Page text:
Thursday, December 10, 2009

Lost: Season One Revisited

Spurred on by my Brother's quest to watch all the episodes of Lost before the Season 6 premiere in February, I've joined in as well. This started on December 6th. I finished Season one on December 11, only delayed slightly by the fact I have a good paying job that I have to go to and that I had to catch up on the first nine episodes of "Better Off Ted" on Hulu (before the episodes expired). This Grand Lost Viewing has pushed back my upcoming Christmas viewing slightly, but only by a few days. However, 5 days is nothing. I was able to watch this season in roughly 19 hours straight, with a short break for pizza for dinner with some of my good college friends, Matt, Ellis, and Stephanie (though she chickened out and didn't stick around for the entire thing).

Well Season One of Lost kicks off with a cast comprising of Matthew Fox, Josh Holloway, Evangeline Lilly, Terry O'Quinn, Dominic Monaghan, Emilie de Ravin, Naveen Andrews, Emilie de Ravin, Jorge Garcia, Maggie Grace, Yunjin Kim, Daniel Dae Kim, Harold Perrineau, Malcolm David Kelley, and Ian Somerhalder.

So Season one is over, and it didn't fail to impress, just as always. Lost's first season is at the moment the strongest season they made. Full of emotional highs and lows, even in the weakest episodes there are worthwhile moments. Essentially it was almost completely flawless, which as I've said before is something that very few series are capable of and every show yearns for.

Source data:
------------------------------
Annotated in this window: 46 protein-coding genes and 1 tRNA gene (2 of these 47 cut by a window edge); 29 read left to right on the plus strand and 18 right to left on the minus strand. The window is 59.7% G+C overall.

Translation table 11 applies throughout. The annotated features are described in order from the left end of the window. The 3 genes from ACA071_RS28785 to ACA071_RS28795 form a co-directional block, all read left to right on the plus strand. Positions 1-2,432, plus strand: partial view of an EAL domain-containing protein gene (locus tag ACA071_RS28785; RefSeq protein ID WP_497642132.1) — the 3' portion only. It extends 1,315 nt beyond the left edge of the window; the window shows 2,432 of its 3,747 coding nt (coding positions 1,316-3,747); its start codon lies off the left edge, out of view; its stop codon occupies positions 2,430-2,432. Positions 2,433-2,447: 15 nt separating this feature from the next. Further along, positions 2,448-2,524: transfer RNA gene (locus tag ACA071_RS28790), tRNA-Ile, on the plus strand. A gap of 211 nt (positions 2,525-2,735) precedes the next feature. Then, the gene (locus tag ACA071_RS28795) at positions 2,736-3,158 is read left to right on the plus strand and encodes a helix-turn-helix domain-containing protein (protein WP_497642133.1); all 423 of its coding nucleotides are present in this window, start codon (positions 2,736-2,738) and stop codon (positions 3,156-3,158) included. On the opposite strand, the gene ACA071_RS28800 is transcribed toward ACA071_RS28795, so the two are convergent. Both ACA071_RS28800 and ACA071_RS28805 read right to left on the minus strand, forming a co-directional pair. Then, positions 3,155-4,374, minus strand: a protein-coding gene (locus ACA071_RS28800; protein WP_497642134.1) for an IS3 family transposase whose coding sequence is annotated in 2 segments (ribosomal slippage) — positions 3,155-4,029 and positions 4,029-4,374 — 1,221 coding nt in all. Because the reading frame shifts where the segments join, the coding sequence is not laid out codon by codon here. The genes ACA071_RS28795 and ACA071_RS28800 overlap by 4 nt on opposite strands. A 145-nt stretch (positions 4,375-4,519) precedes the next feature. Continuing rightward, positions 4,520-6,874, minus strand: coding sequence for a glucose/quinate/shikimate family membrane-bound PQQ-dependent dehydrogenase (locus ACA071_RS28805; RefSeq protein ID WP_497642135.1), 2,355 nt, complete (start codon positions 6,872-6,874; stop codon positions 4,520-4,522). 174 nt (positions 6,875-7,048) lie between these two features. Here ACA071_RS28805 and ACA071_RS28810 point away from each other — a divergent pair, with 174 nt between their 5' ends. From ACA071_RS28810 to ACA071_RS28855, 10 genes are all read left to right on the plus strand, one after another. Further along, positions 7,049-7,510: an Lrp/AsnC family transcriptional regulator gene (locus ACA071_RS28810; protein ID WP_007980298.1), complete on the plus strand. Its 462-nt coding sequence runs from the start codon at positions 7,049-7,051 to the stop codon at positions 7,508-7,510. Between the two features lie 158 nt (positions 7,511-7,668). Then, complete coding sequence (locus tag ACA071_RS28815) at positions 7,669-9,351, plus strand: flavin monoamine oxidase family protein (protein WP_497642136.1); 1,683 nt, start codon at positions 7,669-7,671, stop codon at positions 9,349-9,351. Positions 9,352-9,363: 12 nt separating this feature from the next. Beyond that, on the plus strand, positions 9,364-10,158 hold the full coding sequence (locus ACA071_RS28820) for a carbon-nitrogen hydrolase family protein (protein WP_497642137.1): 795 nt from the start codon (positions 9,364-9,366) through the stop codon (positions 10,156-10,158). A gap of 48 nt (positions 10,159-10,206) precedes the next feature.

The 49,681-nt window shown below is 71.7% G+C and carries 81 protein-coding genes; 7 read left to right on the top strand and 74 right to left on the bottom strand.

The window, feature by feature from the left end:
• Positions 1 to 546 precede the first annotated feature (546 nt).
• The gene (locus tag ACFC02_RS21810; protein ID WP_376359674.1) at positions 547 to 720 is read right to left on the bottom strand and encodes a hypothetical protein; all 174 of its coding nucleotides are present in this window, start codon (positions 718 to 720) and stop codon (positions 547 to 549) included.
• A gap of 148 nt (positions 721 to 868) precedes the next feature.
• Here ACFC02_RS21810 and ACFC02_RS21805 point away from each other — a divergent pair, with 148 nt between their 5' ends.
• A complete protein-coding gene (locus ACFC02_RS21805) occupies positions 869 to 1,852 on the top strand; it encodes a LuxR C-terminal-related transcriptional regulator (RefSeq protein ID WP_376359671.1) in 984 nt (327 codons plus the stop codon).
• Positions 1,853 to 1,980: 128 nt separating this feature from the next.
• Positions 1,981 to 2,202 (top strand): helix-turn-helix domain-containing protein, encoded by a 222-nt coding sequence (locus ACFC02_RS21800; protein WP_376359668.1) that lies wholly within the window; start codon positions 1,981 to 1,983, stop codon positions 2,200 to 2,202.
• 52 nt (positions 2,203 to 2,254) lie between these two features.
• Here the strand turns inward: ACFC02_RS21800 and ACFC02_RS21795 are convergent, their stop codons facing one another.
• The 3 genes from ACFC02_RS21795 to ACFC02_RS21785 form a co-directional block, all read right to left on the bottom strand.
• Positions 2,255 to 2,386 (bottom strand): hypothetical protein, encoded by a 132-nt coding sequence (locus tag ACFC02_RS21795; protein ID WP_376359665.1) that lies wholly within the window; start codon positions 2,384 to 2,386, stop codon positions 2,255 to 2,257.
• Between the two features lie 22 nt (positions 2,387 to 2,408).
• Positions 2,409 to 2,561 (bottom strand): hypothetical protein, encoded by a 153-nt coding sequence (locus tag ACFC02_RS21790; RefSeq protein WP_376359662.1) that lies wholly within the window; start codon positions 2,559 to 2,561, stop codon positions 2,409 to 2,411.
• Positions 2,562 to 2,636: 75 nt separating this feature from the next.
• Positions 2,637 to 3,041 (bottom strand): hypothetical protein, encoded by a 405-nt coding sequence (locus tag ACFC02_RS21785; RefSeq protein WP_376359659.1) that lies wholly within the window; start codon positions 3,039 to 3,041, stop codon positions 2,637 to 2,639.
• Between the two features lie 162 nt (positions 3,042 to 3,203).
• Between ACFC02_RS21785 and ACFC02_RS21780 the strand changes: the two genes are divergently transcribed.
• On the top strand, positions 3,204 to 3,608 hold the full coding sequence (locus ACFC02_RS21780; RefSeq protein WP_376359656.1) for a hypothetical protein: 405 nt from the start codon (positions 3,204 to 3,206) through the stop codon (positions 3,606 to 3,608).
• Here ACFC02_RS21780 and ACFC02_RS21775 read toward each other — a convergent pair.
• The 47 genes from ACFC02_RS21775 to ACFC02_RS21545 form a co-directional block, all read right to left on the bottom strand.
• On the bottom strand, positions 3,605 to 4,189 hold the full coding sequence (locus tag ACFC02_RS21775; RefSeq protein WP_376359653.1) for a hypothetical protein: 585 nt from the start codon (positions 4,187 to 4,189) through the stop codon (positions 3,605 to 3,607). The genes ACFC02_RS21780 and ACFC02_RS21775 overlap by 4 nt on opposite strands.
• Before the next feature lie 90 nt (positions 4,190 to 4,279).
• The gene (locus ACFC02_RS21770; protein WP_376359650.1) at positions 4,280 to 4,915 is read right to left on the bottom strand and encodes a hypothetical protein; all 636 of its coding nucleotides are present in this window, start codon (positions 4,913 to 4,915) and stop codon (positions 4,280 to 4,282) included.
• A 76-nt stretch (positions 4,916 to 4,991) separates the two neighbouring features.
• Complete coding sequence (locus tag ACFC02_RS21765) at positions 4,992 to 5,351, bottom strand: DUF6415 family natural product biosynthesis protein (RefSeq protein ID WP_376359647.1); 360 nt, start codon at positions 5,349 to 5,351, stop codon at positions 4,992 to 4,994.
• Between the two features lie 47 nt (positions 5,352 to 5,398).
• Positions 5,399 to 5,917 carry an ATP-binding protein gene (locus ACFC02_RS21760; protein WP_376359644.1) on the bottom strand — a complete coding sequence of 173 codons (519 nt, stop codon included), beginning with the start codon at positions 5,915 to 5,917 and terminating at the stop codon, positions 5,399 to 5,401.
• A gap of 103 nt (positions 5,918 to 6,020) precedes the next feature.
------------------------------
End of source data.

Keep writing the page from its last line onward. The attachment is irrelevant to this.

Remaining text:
The episodes I found to be strongest this season were Walkabout, with one of the most heart wrenching moments I've seen on a television show; The explosive Pilot, with the greatest opening to a television series ever; and the season finale, Exodus. The episodes I found to be weakest this season were Charlie's flashback-centric episodes and "All the Best Cowboys Have Daddy Issues" which I just couldn't quite connect with.

Something that my brother noticed that I have to agree with was that the flashbacks are handled quite differently in this season than later seasons. The first batch of episodes were primarily filled with flashbacks that focused on brief glimpses of the character's pasts. Most of the back stories presented were well integrated into their respective stories, allowing for a good idea of where the character was, and where they were now. The few that didn't do this well were Charlie centric-flashback episodes.

The cliffhanger ending of season one caused one of the most painful and long waits I had to endure in my entire television-watching life.

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